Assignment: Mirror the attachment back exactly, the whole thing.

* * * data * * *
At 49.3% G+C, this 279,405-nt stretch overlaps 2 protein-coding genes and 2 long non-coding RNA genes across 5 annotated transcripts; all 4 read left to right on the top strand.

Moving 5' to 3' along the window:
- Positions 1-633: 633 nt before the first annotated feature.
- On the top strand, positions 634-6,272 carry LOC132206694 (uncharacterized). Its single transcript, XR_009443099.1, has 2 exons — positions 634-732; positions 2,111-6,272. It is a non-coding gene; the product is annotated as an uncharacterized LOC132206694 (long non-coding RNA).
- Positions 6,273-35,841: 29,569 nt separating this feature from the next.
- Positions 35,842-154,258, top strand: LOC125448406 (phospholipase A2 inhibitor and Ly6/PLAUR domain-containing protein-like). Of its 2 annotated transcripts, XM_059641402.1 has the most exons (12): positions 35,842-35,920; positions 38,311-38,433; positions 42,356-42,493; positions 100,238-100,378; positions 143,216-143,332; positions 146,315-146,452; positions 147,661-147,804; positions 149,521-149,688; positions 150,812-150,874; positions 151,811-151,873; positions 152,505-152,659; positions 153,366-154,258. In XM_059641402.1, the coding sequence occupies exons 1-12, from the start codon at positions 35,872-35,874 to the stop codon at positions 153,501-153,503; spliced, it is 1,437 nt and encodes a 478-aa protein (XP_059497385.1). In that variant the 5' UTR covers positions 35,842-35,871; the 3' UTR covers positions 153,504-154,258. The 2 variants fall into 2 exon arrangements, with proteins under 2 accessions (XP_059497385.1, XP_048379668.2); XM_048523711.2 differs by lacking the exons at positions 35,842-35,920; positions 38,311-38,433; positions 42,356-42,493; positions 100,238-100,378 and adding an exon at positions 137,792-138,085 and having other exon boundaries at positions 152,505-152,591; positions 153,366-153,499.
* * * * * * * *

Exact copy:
At 49.3% G+C, this 279,405-nt stretch overlaps 2 protein-coding genes and 2 long non-coding RNA genes across 5 annotated transcripts; all 4 read left to right on the top strand.

Moving 5' to 3' along the window:
- Positions 1-633: 633 nt before the first annotated feature.
- On the top strand, positions 634-6,272 carry LOC132206694 (uncharacterized). Its single transcript, XR_009443099.1, has 2 exons — positions 634-732; positions 2,111-6,272. It is a non-coding gene; the product is annotated as an uncharacterized LOC132206694 (long non-coding RNA).
- Positions 6,273-35,841: 29,569 nt separating this feature from the next.
- Positions 35,842-154,258, top strand: LOC125448406 (phospholipase A2 inhibitor and Ly6/PLAUR domain-containing protein-like). Of its 2 annotated transcripts, XM_059641402.1 has the most exons (12): positions 35,842-35,920; positions 38,311-38,433; positions 42,356-42,493; positions 100,238-100,378; positions 143,216-143,332; positions 146,315-146,452; positions 147,661-147,804; positions 149,521-149,688; positions 150,812-150,874; positions 151,811-151,873; positions 152,505-152,659; positions 153,366-154,258. In XM_059641402.1, the coding sequence occupies exons 1-12, from the start codon at positions 35,872-35,874 to the stop codon at positions 153,501-153,503; spliced, it is 1,437 nt and encodes a 478-aa protein (XP_059497385.1). In that variant the 5' UTR covers positions 35,842-35,871; the 3' UTR covers positions 153,504-154,258. The 2 variants fall into 2 exon arrangements, with proteins under 2 accessions (XP_059497385.1, XP_048379668.2); XM_048523711.2 differs by lacking the exons at positions 35,842-35,920; positions 38,311-38,433; positions 42,356-42,493; positions 100,238-100,378 and adding an exon at positions 137,792-138,085 and having other exon boundaries at positions 152,505-152,591; positions 153,366-153,499.